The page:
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Rare Genetic Variants May Aid Understanding of Complex Traits, Health Conditions

NEW YORK − Rare genetic variants can be a powerful tool for understanding common, complex traits or diseases such as height, weight, or diabetes, even though they only account for a small fraction of heritability of these traits, suggests a new study led by researchers at the Broad Institute.

While previous genome-wide association studies have estimated the contribution of common variants to how traits and diseases are inherited, the same has not been done for rare genetic variants.

"Something that has been historically more difficult for the field is to estimate how much heritability comes from really rare variants," said Ajay Nadig, a Broad Institute researcher and co-lead author of the study, which was published in Nature on Wednesday. "Our method is a novel approach at estimating how much of the heritability comes from one part of rare genetic variation," he added.

For their study, Nadig and his colleagues analyzed nearly 400,000 exomes from UK Biobank participants in order to understand the contribution of rare coding variants to 22 common complex traits, including height, alcohol consumption, and blood cholesterol levels.

Specifically, they looked at what proportion of a trait's variance could be explained by such variants, the so-called "burden heritability."

Results showed that burden heritability was low, about 1.3 percent on average, across traits compared to around 13 percent heritability due to common genetic variants.

That finding wasn’t particularly surprising. "This is somewhat intuitive as, if a variant is very rare, present in only a couple of people, then the amount of population variation in the trait that can be explained by variation that is so rare has some upper bound," said co-lead author Daniel Weiner from the Broad Institute.

Next, the researchers wanted to unravel what rare and common variants involved in the same trait had in common, "whether they are equally polygenic; whether they implicate the same genes, cell types and genetically correlated risk factors; whether rare variants will contribute meaningfully to population risk stratification," they wrote.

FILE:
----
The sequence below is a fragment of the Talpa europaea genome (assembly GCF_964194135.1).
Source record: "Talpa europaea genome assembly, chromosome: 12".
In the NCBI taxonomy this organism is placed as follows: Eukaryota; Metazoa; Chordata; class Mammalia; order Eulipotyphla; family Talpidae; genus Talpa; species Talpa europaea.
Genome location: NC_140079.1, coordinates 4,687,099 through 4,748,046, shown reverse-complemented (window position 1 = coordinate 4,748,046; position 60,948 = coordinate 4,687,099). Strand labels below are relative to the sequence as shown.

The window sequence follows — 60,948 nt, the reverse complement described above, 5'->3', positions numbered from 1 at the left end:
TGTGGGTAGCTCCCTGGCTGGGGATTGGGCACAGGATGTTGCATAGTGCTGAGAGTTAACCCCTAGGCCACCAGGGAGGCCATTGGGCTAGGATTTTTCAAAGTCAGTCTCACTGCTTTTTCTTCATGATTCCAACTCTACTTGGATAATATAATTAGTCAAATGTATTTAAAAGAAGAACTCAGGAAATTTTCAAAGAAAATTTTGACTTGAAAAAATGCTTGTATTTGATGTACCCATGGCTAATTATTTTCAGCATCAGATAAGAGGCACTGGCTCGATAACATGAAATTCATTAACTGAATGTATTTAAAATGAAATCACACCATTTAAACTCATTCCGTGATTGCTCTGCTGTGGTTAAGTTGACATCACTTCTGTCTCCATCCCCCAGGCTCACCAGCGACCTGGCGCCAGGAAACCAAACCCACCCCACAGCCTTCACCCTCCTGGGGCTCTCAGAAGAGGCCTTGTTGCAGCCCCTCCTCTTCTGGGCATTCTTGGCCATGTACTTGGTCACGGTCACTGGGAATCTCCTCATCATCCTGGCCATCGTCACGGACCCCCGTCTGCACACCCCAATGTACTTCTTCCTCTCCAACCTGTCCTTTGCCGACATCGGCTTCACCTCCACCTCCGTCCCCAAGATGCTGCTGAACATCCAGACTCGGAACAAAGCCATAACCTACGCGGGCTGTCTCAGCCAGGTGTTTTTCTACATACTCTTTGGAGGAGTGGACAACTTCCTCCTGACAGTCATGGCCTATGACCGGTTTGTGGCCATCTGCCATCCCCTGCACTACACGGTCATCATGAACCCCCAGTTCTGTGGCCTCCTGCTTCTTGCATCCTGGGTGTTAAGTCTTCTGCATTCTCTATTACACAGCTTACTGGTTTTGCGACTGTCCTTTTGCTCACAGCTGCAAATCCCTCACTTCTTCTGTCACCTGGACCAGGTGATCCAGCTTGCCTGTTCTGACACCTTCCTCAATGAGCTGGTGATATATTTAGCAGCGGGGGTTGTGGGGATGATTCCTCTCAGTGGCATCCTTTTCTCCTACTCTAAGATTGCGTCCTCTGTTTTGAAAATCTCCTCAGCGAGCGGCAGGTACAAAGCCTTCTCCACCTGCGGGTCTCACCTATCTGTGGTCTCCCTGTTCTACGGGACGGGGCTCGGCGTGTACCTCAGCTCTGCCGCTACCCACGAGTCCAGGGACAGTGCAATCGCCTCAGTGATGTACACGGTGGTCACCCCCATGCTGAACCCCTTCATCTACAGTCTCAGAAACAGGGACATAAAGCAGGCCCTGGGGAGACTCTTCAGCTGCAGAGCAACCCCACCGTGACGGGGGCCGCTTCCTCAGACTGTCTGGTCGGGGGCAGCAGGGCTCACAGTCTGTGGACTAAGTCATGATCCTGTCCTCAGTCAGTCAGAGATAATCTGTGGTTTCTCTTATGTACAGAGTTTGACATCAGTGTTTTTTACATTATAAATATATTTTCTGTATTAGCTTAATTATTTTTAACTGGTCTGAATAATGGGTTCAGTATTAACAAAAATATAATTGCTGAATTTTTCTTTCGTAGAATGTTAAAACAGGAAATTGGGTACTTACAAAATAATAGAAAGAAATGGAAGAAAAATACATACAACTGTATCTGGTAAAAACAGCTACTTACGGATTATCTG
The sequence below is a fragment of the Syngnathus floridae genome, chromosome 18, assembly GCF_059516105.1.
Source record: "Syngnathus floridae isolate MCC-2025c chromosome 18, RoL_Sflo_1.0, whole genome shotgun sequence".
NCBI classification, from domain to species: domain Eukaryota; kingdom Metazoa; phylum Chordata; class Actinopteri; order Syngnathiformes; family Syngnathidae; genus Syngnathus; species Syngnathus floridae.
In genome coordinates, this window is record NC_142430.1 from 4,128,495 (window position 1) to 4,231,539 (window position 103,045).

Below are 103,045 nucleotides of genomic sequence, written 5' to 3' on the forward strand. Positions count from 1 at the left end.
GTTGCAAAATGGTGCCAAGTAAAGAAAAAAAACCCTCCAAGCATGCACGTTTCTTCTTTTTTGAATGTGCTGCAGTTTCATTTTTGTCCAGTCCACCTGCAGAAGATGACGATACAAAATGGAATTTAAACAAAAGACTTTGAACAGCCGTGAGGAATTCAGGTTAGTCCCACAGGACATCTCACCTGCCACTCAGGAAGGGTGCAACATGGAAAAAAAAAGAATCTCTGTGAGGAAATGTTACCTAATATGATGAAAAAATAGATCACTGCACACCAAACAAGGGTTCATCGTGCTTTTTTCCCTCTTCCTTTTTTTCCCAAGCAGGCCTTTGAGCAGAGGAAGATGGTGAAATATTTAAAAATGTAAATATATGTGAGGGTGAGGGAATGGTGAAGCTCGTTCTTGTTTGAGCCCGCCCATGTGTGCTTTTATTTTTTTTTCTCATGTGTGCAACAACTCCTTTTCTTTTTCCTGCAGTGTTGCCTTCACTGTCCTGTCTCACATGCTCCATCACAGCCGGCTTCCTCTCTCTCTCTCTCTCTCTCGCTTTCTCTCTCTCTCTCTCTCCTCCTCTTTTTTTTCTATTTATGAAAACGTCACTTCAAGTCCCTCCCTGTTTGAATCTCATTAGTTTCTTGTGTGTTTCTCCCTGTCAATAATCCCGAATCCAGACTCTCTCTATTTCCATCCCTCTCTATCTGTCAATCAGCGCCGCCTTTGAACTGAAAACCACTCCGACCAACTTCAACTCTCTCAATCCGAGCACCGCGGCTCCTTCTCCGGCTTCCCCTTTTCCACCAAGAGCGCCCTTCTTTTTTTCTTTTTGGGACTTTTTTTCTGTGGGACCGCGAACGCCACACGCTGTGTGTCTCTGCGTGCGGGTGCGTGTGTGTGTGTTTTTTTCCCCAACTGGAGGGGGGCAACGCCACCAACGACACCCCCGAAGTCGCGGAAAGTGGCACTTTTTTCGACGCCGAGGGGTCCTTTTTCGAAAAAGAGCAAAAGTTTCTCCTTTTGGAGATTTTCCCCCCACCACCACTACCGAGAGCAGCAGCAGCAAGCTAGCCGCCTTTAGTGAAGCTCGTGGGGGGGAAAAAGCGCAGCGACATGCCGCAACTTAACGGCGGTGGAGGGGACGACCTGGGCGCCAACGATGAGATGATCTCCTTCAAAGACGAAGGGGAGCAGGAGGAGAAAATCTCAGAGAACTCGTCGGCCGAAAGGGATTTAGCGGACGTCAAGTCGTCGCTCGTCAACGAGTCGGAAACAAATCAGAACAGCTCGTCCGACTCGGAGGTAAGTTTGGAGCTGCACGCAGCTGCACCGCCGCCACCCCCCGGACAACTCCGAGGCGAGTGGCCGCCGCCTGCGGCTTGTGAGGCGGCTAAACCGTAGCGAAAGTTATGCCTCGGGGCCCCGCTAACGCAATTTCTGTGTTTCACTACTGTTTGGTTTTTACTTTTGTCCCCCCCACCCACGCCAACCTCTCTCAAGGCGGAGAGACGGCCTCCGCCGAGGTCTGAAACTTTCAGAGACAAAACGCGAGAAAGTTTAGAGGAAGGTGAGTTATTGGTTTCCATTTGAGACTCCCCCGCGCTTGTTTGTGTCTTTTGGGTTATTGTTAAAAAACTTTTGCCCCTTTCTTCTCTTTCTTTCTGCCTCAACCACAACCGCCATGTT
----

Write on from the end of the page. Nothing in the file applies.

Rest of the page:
The results revealed that while rare coding variants contributed only modestly to heritability and population risk stratification, they acted through the same genes and biological pathways as common variants.

"One of the main findings of our study is that common and rare variants seem to cluster, you could say mechanistically, around the same cell types and tissues, suggesting convergence," said Weiner.

A major implication of this finding is that rare variants could be a shortcut to identify key tissues and cell types involved in a disease, as well as disease-relevant biological processes. "If common and rare variants converge on the same disease-causing processes, therapeutics targeting rare-variant associated genes have the potential to benefit a large number of patients, not only the few who carry specific mutations," the authors wrote.

In a commentary in Nature accompanying the study, Luke Evans and Pamela Romero Villela, researchers at the University of Colorado Boulder, noted that "the evolutionarily conserved genes in which rare-variant effects tend to cluster often encode proteins that can be targeted by drugs," though they cautioned that the potential to translate the study's findings to the clinic "remains speculative for now."

As a next step, the Broad Institute researchers have developed open-source software implementing their burden heritability regression analysis, so others can apply the method easily to their own studies. They noted that several researchers have already started to use this tool.

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